It is not easy to trade options in Latvia, so I will describe the process how to get started and what to expect in terms of costs.
Swedbank – avoid if possible, high fees, no platform
At first you need to fill out a questionnaire about complex financial instruments and if you don’t fail, you will be allowed to sign an agreement. I signed it more than a year ago, but have not traded any options yet.
Why? Because there is no online platform – I have to call a broker to do any trades. And to make things even more complicated, the US stock market is open from 16:30 till 23:00 Riga time, and Swedbank brokers work till 17:00, so there is 30 min. time slot where I can check option prices, call the broker and provide instructions about the order.
Talking about fees – Swedbank charges 15 USD for each contract so it is very expensive to buy low cost contracts. For example – if I would want to buy 10 long-term, out of money contracts each for $100, then I would pay $1000 for contracts, and 10*$15=$150 in commission, and later when I sell these contracts, I would pay another $150. In short – I would need to get a gain of at least 30% to just get even in this trade.
DNB – need to wait, options not available yet
DNB has a trading platform called Trade DNB where you can trade Stocks, Forex, CFDs, Futures, but unfortunately no options. They said to be actively working on adding options as well, but could not provide any estimate.
Citadele – has online platform, fees could be lower
Have not tried their platform, but at least they have got one. And when compared to Swedbank, fees are cheaper as well – $15 for each trade + $2.5 per contract (min fee: $25), and on top of that – $45 per month for their online trading platform.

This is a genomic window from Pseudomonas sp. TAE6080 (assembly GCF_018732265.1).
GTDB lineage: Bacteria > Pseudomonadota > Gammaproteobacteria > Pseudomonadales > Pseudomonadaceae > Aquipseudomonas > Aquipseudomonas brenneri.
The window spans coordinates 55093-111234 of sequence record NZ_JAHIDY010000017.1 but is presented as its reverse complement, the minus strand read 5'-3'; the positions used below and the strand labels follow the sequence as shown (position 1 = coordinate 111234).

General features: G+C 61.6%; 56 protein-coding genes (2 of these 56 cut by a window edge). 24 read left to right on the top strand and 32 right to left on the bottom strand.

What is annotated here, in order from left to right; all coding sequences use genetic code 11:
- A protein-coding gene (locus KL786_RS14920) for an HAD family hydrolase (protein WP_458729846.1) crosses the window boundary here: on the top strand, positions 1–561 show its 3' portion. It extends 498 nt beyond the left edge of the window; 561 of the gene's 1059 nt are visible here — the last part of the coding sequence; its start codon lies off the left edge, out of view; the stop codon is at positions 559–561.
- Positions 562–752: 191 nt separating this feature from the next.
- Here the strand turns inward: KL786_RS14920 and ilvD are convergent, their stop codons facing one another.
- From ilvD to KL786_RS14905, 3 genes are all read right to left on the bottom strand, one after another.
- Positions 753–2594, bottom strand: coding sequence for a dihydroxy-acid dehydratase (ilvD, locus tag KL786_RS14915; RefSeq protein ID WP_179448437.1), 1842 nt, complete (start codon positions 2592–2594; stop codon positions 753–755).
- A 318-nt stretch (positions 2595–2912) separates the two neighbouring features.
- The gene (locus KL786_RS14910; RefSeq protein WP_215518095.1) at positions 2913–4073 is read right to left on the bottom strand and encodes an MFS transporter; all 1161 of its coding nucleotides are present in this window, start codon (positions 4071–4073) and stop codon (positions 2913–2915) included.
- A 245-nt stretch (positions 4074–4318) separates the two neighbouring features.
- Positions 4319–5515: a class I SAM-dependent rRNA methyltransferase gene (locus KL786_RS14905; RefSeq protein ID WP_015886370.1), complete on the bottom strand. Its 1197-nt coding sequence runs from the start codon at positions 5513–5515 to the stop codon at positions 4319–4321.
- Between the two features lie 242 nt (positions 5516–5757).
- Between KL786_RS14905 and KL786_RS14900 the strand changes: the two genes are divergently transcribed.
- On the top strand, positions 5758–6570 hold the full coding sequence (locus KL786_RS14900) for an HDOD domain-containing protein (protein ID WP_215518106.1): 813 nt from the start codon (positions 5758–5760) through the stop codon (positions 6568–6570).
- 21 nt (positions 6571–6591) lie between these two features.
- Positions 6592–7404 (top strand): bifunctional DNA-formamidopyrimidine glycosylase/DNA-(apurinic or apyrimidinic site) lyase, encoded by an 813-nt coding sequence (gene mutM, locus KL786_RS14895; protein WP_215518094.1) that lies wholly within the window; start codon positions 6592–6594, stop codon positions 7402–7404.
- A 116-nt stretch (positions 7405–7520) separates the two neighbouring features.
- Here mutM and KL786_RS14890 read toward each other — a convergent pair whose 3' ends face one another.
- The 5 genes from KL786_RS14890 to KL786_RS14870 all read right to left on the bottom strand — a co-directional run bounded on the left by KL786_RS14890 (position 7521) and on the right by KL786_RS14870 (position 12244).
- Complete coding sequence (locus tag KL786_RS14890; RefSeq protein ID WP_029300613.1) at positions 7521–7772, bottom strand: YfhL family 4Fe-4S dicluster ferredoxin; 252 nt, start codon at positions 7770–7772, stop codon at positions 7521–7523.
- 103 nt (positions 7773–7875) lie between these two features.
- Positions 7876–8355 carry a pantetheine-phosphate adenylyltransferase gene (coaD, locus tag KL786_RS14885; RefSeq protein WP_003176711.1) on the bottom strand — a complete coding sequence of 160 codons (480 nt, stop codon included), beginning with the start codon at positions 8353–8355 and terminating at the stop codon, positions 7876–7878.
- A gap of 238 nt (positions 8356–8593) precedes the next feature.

If I would buy 10 contracts each for $100, then my costs would be $1000 for contracts, and $15+10*2.5=$40 in fees, or $80 in fees when I later sell the contracts. If I would create 1 buy & 1 sell order per month, and also include monthly fee, total costs would be $125. In Swedbank’s case it would be $300, so at Citadele it is more than 2x cheaper and you also get an online platform.
Norvik – lowest fees
Small bank owned by a Russian guy. Not a big fan of this fact, but will try out their trading platform as they have the lowest fees – $2.5 per contract (min fee: $20) and $10 per month for their Norvik TWS trading platform.
Using the same example: 10 contracts for $100 each would cost me $25 per trade, or $50 if I also sell them, and together with monthly fee: $60. Again – 2x cheaper than Citadele or 5x cheaper than Swedbank.
To get started, visit one of their branches to open a bank account – without it you will not be able to open a trading account later. I chose the Maestro card – almost useless, but at least I get access to internet bank and commissions are low.
Note that you will need to pay 2 EUR in cash for opening the account – seemed stupid that I needed to visit an ATM because Norvik won’t accept my credit card or later take the money from my Norvik bank account, but that is their process.
Then you will need to fill out couple of documents mentioned here – send them to email@example.com or call 67011561 if you have any questions. They will also ask for a scanned passport and a bill that proves you live in address you mentioned – email those as well, sign an agreement and that’s it.
I have done all of the steps and expect to sign the agreement this week and will later probably share my first experience with trading options.
|Fees||Min fee per trade||Monthly fee|
|Swedbank||$15 per contract||$15||0|
|Citadele||$15 + $2.50 per contract||$25||$45|
|Norvik||$2.5 per contract||$20||$10*|
* – if no deals during the month – $10, for clients who generate at least $100 commissions per month – free of charge
Update @ 21.11.2016
Stay away from banks, use Interactive Brokers for lowest fees: “How to avoid high fees when investing in stocks?“